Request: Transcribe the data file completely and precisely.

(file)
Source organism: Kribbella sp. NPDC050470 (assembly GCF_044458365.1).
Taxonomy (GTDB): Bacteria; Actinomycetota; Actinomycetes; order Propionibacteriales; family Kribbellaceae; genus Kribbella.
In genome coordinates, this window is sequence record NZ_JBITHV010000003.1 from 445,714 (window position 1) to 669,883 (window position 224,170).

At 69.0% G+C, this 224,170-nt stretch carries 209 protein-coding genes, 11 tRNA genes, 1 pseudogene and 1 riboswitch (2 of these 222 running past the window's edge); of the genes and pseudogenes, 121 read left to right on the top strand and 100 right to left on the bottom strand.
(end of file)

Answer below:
Source organism: Kribbella sp. NPDC050470 (assembly GCF_044458365.1).
Taxonomy (GTDB): Bacteria; Actinomycetota; Actinomycetes; order Propionibacteriales; family Kribbellaceae; genus Kribbella.
In genome coordinates, this window is sequence record NZ_JBITHV010000003.1 from 445,714 (window position 1) to 669,883 (window position 224,170).

At 69.0% G+C, this 224,170-nt stretch carries 209 protein-coding genes, 11 tRNA genes, 1 pseudogene and 1 riboswitch (2 of these 222 running past the window's edge); of the genes and pseudogenes, 121 read left to right on the top strand and 100 right to left on the bottom strand.